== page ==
Progress is slow but sure for the Federation of Canadian Municipalities' (FCM) Standing Committee for Increasing Women's Participation in Politics, as the number of female representatives in local governments increased by one per cent in 2008, from 22 per cent to 23 per cent.
The goal of the organization is to reach a plateau of 30 per cent - consistent with a United Nations directive on women in democracy that determined that 30 per cent was the minimum number, or "tipping point" required for women to have an effective voice.
While politics may be gender-neutral, the issues are not. For example, female politicians tend to be more effective when it comes to representing women's issues like childcare, playgrounds, facilities for nursing mothers, etc.
At the committee's presentation in Whistler on Saturday, standing committee chair Pam McConnell, listed the committee's main achievements the past year - including, notably, the promotion of the group as a full standing committee within the FCM framework.
As well, the committee launched a Regional Champions campaign where women in or formerly in politics would agree to mentor other women in their region to take the plunge, volunteering for committees and groups to gain experience, and then throwing their hats into the ring come election time. They also developed a national election toolkit to help women who decide to run with the particulars of their campaign. In some jurisdictions they even put on courses for women that cover everything from public speaking to social networking websites.
"The past year was a watershed for us," said McConnell. "We stepped up advisory efforts, we met with more MPs to teach them about the deficit of women in municipal politics. Our toolkit went international, and we launched our Regional Champion program. No question, it was a big, big effort."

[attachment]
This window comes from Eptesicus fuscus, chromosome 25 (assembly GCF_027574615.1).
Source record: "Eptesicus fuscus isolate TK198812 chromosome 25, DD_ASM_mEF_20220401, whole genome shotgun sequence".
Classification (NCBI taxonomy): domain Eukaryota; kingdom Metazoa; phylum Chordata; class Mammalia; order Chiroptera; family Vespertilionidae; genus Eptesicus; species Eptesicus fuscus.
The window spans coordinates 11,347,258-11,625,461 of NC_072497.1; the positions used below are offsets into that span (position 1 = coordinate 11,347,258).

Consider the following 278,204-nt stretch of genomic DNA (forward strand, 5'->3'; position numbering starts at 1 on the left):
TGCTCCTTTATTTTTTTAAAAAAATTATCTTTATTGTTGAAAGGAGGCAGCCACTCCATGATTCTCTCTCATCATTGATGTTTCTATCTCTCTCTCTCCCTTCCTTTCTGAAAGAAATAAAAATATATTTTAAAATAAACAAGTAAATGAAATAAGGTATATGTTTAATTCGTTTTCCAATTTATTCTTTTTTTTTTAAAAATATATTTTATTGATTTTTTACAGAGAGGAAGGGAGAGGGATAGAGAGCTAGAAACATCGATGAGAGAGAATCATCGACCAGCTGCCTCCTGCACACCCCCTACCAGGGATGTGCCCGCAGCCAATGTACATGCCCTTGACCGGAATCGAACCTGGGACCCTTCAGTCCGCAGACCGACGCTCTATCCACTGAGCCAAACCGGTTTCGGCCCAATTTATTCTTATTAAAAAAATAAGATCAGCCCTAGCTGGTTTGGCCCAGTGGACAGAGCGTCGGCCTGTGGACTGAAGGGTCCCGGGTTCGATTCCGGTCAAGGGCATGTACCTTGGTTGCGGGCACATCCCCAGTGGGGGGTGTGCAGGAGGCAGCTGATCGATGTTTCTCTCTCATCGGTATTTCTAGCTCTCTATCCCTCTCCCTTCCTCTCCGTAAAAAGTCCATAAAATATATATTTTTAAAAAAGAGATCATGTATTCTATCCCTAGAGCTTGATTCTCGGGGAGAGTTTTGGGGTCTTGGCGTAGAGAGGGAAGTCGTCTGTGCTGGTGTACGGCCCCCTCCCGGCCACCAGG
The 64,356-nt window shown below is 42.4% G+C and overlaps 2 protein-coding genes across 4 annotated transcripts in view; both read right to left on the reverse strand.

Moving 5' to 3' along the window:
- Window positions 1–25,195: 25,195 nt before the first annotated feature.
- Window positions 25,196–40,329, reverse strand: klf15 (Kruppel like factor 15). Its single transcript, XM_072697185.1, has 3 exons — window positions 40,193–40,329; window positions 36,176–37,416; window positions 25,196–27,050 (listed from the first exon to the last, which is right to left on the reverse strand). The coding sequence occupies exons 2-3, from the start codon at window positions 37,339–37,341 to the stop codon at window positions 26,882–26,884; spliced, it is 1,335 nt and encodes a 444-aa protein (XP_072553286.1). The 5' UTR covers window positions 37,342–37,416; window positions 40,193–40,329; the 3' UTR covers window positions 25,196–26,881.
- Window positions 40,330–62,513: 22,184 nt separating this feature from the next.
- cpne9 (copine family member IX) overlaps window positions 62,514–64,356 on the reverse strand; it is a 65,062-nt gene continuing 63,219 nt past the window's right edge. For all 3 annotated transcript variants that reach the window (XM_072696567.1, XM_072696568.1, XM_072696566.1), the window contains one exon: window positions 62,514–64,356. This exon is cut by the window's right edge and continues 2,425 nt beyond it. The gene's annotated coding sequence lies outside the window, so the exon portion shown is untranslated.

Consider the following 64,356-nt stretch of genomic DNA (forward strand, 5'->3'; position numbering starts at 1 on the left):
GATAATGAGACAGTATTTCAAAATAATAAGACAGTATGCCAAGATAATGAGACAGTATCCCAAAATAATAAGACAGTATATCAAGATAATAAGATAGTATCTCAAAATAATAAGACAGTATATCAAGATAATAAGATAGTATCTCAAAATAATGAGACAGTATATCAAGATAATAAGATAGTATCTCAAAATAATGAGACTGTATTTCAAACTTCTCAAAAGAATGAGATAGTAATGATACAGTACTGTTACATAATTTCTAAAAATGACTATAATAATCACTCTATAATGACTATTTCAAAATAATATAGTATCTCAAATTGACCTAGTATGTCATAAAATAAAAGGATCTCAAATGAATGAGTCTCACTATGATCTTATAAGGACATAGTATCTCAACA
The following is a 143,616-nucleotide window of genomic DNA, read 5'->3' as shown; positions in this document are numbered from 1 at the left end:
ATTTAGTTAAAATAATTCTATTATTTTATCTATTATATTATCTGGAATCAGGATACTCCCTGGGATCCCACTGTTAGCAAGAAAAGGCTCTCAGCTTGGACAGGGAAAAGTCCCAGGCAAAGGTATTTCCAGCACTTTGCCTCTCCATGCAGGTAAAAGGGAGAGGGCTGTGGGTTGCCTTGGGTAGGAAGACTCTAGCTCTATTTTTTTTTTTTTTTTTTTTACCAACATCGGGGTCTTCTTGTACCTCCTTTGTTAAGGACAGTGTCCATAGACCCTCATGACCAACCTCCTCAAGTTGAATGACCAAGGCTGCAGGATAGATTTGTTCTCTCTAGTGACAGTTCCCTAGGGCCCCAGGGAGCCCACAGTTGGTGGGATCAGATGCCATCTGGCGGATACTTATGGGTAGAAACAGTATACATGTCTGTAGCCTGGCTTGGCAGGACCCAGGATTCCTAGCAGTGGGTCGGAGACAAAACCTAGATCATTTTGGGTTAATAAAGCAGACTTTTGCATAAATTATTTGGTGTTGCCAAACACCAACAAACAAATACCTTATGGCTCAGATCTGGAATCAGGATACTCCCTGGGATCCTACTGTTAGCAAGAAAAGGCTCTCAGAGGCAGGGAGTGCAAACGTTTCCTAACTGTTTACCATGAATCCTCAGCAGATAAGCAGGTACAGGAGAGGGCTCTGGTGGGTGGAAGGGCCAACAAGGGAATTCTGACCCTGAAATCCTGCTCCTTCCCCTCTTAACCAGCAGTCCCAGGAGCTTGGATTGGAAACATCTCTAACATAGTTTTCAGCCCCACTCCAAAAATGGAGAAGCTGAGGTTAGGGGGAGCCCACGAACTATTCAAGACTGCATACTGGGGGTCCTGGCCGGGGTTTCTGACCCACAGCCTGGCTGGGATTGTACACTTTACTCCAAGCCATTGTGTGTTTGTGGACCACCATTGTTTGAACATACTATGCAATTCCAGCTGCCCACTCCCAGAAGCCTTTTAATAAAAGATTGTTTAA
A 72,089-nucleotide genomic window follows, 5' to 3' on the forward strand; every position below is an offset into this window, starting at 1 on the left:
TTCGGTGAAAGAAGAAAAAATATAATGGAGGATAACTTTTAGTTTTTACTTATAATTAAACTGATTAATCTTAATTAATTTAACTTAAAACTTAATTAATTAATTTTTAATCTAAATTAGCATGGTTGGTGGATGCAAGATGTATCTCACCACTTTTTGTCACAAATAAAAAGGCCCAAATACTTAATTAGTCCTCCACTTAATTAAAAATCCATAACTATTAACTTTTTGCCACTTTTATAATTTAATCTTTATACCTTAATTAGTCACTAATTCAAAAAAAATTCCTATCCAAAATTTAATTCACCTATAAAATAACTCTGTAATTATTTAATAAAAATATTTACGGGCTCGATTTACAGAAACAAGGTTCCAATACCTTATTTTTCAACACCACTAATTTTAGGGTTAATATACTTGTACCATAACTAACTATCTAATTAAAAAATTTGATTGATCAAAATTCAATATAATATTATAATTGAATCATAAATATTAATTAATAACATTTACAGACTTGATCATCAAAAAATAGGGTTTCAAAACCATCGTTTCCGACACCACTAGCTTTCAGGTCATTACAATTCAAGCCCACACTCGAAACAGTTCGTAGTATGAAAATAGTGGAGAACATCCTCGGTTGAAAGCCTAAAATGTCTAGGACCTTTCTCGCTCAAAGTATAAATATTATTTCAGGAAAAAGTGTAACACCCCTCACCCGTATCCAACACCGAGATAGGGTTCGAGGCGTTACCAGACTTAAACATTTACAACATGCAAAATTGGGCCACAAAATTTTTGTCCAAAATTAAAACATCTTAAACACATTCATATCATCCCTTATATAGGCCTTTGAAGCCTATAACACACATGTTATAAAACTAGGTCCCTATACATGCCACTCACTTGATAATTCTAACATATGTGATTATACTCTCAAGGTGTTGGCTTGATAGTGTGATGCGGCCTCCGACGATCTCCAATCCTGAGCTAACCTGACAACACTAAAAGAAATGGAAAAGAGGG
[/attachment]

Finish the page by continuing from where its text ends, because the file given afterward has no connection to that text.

Although Whistler itself did not come up at the discussion - only one female candidate for mayor in 2008, and no candidates for council out of 23 total candidates - McConnell reiterated that the goal is 30 per cent on every council as opposed to 30 per cent across the board.
While women make up slightly more than half of the population, the standing committee is also committed to removing any barriers that exist that might keep women out of politics while acknowledging that the burden of raising families still keeps many women out of the workforce.
One barrier is the fact that many women do not consider politics as a career option at an early age compared to boys, and she said the Regional Champion program would include presentations to women at the elementary and high school level. The fact that there are more male politicians in office also has an impact in influencing career choices, which is why the committee is also working to make female politicians more noticeable.
In April, McConnell and other members of her group met with Liberal leader Michael Ignatieff, who confirmed his intention to run more female candidates in the next election. While he stopped short of setting a quota, he called it a priority for his party.
"I reminded him that it's not the number of candidates, but the number that get elected," said McConnell.